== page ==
One of the first priorities in the preparation for climate change’s unavoidable fallouts is of course water and its management. At the moment, water is over-exploited because governments have failed to implement incentives to curb water consumption and promote conservation. Pricing water as a service rather than a commodity could be an incentive to treat it more carefully. Improved infrastructure, such as through the reduction of leakage or pipe pressure are additional measures, but more important is a change in how water is treated by the agricultural sector in particular.
States in the region share with their populations a very low sense of urgency when it comes to climate change – a perception which stands in stark contrast to the magnitude of the problem.
The problem is, however, that this is not enough: even a reduction of agricultural water use by 30% would reduce the water stress for only about 3% of the currently exposed population. This means that this measure alone is not enough. Water will have to be saved and generated elsewhere. One example is the reuse of wastewater: in the region overall, 82% of wastewater goes unused (with the exception of Jordan, which reuses 90%), so the potential is enormous. In addition, harvesting rainwater in cisterns and wells is an interesting option particularly for city dwellers. Because domestic use ranks second in the regional use of water, citizen behaviour will be an important ingredient in reducing water use.
Europe can be instrumental in facing these challenges. Since change of behaviour – be it at home, in cities or in the agricultural sector – stands at the centre of tackling the water crisis, engagement with civil society but also with the municipal level, where most of the water use increases are expected, will be crucial. The Survey supports this approach, and finds some applicability for conditionality in this regard.
Improving infrastructure, reuse of wastewater and harvesting rainwater are measures to enhance water management as one of the first priorities in the preparation for climate change.
Leveraging the Energy Transition
Climate change will bring more challenges for the region in the energy sector, in two different ways. Firstly, more energy will be needed because both populations and industrial activity will grow. By 2030, demand will have increased by 55% compared to today. In addition, more cooling will be needed to face increased temperatures. In Saudi Arabia, air conditioning currently swallows 51% of total electricity demand in the summer, giving us a frightening preview of what could become the norm in the southern neighbourhood, too.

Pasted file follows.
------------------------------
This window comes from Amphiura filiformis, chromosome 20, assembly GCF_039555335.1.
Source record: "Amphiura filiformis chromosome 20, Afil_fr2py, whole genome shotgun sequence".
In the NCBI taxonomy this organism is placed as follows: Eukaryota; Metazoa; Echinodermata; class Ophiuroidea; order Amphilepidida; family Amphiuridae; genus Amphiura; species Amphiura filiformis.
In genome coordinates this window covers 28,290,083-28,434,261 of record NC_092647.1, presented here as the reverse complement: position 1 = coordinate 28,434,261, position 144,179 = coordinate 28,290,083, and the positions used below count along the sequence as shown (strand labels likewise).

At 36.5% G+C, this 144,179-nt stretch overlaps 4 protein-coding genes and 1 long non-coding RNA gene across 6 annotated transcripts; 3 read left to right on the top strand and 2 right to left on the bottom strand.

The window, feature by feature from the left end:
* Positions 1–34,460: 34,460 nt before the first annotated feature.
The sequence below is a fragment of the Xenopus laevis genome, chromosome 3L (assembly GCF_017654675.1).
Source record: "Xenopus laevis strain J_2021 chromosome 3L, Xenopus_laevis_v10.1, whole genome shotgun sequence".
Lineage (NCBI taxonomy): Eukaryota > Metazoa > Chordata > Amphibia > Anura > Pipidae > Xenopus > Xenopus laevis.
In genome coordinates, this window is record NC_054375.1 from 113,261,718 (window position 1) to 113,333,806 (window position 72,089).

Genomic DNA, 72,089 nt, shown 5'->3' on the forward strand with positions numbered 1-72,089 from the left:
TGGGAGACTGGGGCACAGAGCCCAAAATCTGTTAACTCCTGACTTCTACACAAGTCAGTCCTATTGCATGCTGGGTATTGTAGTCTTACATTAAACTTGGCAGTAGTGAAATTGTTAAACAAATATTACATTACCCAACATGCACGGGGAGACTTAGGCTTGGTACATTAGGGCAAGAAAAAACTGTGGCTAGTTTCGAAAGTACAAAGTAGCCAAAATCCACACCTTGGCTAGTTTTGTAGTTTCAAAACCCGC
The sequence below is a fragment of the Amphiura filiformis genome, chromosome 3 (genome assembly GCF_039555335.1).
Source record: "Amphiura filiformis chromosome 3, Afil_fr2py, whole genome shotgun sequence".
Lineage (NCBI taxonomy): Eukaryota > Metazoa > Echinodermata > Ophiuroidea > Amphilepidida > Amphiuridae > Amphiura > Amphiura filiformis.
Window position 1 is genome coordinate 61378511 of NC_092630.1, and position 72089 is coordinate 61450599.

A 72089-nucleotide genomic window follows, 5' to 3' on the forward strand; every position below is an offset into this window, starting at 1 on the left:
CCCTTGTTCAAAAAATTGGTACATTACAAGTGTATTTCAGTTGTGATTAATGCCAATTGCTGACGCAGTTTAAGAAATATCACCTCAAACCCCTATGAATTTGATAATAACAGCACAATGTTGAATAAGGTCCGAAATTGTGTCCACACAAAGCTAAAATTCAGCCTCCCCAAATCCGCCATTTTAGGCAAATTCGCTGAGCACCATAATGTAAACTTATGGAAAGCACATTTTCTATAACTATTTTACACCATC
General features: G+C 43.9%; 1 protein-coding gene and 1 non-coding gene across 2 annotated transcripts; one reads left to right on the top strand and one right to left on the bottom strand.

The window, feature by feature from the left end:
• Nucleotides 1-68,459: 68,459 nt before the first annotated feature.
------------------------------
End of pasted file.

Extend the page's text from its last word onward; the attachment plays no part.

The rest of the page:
But not just more energy will be needed as the region faces the fallout of climate change: the global energy market itself will shift towards renewable energy. For oil-exporting states like Algeria and Libya, this means that they will lose an important source of their income. The fiscal crisis Algeria faced in early 2021 as a result of a low global oil price was only a preview of a situation that will become the norm as Europe shifts increasingly towards renewable energy: by 2030, Europe will have halved its imports from fossil fuels.
But renewable energy may very well be the answer to both problems. As mentioned above, it currently plays no significant role in the regional energy mix with 4% (of which a negligible amount stems from solar power) – but more than 95% of the potential remains untapped. Its geographical location might come with the challenge of heat, as it is flanked by an abundance of sunshine and wind. This means that transiting to renewable energy is not just feasible for the region but is indeed an interesting opportunity. This could be an explanation as to why in the Survey southern neighbourhood respondents are more prone than European Union (EU) participants to consider the mobilisation of investments in strategic and mega-projects on renewable energy as their top priority (respectively, 25% and 16%). Not only could the region meet its own energy needs but it could even export surplus energy once a solution to the transport question is found. In addition, renewable energy would allow for a decentralisation of energy generation, meaning that individual and remote households will be able to either contribute to generation or be self-sufficient. This is currently already trialled in conflict zones such as Libya, where hospitals are powering themselves with solar panels. Of course, an end to oil exporting could have other political consequences as it would lead to a diversification of national budgets and with it, perhaps, to a diversification of the political landscape.